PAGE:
- When developing new or old features, ensure all tests passed before release are ready for testing by the QA team. If they do not – ask your QA team to test them and ensure the bugs are fixed; remember that even though you can fix a bug yourself (using automated tests or manual testing), there is always some chance of making mistakes.
- When developing the new version of an existing feature, try including as many regression tests as you can in your codebase – this will at least reduce risks associated with fixing regressions caused by changes made during the development of other features on top of it.
- When releasing a beta version of the product, ensure it’s fully functional and that all bugs have been fixed (this is especially important for bug fixes made during development or testing on top of this new feature).
- When releasing stable versions, make sure that all bugs have been fixed. This is especially important for bug fixes made during the development of other features on top of the released feature – if they were not included in their corresponding releases, then when people try using these new versions, they may encounter problems caused by those changes. If there are still some remaining issues, fix them as soon as possible.
Retesting vs Regression Testing
First, retesting and regression testing are both types of software validation you can conduct during your development process. They’re not the same, though: retesting is done at the end of a particular phase of work, often when you have a working product but need to ensure it isn’t riddled with bugs or errors from early testing. Regression testing is a type of software validation done at various points throughout the development process to ensure certain aspects of your code are working correctly.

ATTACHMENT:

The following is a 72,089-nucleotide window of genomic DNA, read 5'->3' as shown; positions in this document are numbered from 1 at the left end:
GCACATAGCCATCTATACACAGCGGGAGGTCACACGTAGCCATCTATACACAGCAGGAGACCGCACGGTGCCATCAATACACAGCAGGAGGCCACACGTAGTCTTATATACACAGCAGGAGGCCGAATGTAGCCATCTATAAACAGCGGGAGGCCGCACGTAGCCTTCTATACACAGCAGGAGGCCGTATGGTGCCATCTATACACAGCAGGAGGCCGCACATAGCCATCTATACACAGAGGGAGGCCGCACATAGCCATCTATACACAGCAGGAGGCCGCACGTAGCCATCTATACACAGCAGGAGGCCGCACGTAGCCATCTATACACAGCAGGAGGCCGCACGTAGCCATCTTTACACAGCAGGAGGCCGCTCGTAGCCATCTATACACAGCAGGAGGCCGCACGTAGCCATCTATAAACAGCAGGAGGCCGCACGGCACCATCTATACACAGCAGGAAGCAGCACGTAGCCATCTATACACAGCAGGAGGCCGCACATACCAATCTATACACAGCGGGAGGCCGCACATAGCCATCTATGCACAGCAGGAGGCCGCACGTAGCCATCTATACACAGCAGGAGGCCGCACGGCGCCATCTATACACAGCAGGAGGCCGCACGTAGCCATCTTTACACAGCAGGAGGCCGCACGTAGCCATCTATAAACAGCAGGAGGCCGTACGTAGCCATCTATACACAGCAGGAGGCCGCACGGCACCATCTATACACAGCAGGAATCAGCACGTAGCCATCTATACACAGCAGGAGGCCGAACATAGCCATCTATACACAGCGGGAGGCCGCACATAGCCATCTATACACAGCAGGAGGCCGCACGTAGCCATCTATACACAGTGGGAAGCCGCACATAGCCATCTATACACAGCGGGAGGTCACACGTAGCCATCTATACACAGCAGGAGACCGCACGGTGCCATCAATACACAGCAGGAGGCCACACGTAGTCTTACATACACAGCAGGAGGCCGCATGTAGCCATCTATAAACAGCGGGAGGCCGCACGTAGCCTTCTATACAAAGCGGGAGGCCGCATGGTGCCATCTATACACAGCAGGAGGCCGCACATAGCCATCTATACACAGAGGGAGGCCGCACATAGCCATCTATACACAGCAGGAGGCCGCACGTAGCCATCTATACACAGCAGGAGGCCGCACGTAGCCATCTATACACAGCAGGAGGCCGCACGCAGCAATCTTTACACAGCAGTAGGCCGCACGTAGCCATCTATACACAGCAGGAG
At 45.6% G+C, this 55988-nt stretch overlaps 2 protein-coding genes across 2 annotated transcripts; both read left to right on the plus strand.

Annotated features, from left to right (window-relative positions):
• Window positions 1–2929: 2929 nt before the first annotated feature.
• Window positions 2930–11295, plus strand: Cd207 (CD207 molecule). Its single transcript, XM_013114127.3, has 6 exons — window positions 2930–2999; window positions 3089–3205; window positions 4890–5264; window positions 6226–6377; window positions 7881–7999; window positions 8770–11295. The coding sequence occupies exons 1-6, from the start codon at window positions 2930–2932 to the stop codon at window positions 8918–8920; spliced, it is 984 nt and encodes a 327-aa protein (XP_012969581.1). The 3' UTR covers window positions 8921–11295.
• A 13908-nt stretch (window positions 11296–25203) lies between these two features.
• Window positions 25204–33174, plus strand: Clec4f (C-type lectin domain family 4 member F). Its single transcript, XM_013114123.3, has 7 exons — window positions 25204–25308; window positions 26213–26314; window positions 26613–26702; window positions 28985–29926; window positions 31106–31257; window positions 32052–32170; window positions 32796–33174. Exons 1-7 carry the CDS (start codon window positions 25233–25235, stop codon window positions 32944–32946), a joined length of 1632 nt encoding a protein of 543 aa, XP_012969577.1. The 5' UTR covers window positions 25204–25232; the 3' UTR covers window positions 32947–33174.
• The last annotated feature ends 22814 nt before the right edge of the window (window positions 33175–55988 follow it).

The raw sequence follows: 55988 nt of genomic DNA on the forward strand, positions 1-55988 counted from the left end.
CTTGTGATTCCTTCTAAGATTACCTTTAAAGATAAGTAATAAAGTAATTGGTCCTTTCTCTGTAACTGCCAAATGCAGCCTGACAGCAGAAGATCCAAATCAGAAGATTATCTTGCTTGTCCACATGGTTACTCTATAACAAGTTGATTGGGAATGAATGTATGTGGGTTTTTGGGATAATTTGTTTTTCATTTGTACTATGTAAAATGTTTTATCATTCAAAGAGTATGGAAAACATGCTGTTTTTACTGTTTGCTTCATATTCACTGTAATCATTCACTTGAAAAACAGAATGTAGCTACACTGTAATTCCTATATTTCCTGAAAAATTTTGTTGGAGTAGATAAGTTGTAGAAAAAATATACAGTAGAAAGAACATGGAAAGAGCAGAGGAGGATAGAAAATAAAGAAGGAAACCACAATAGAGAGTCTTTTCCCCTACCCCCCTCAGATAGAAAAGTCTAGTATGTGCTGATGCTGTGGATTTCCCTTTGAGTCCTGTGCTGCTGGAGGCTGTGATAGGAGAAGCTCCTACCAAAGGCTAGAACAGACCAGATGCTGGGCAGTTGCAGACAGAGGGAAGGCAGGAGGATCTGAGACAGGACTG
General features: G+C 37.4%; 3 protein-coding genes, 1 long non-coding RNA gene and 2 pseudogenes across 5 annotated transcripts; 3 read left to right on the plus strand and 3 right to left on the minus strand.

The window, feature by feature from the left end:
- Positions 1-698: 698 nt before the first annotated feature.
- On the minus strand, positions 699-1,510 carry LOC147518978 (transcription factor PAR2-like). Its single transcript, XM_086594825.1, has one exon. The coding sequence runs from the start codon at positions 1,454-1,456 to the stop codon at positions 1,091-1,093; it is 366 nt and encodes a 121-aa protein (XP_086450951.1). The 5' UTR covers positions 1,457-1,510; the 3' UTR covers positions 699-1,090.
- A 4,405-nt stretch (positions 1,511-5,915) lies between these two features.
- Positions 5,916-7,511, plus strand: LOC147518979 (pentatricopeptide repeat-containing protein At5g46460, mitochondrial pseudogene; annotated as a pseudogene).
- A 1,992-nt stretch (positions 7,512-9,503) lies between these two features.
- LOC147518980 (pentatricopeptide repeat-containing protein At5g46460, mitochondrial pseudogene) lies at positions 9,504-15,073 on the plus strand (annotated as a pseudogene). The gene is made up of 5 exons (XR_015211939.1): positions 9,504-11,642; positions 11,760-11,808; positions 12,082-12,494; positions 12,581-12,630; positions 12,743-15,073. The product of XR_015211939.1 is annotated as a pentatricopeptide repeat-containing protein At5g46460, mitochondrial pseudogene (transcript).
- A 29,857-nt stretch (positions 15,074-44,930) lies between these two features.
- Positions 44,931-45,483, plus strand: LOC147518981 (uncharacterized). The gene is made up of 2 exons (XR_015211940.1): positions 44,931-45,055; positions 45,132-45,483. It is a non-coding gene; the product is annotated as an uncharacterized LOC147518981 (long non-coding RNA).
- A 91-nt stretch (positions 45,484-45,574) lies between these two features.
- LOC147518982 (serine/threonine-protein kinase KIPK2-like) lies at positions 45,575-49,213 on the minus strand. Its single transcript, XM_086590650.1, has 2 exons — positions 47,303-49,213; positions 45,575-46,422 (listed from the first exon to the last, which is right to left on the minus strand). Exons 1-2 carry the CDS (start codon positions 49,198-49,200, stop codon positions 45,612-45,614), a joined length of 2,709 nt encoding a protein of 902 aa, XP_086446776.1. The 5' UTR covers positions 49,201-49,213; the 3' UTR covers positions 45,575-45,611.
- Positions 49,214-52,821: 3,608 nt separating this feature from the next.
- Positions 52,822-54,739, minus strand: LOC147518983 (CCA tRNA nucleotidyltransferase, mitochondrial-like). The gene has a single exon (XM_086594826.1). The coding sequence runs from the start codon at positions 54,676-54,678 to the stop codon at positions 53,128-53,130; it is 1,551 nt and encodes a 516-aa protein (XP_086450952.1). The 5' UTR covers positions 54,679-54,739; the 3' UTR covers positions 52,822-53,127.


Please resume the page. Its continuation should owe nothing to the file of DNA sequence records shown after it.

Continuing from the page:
In some cases, retesting may be performed simply by reading through earlier test results or reports and checking off any issues you know have been fixed. If you want even more thorough results, you can check off earlier issues one by one to make sure they’ve been taken care of. An IT tester might even go as far as to test portions of the software that were never tested.
In other situations, regression testing may be done by running a test plan on every version or update of your application, starting with the most recent. In this way, you can ensure that each change in your application is adequately tested.
A Word on Duplicate Testing With retesting comes the possibility of duplicate testing. This happens when someone tests an element of your software and finds a problem, but nothing is done to correct it or make sure it doesn’t happen again. To ensure this doesn’t happen, you can create a database or checklist of issues from prior testing so that testers can easily use it to avoid duplicate testing.
Have some documentation in place for every software product you’re working on. If people are testing older products, you can ask them to review the original documentation and update it with any changes they find.
One of the most important aspects of retesting is keeping track of the issues, how they were found, and what was done to fix them. If an issue isn’t fixed, but instead, new problems are created by fixing a different one, it will be difficult for you or your team to know what went wrong.
Though retesting can be time-consuming, it’s a very important part of software validation and is especially useful when used with other testing techniques. As long as the issues found during retest are being resolved, you can continue retesting on older products to ensure your latest work hasn’t caused any issues.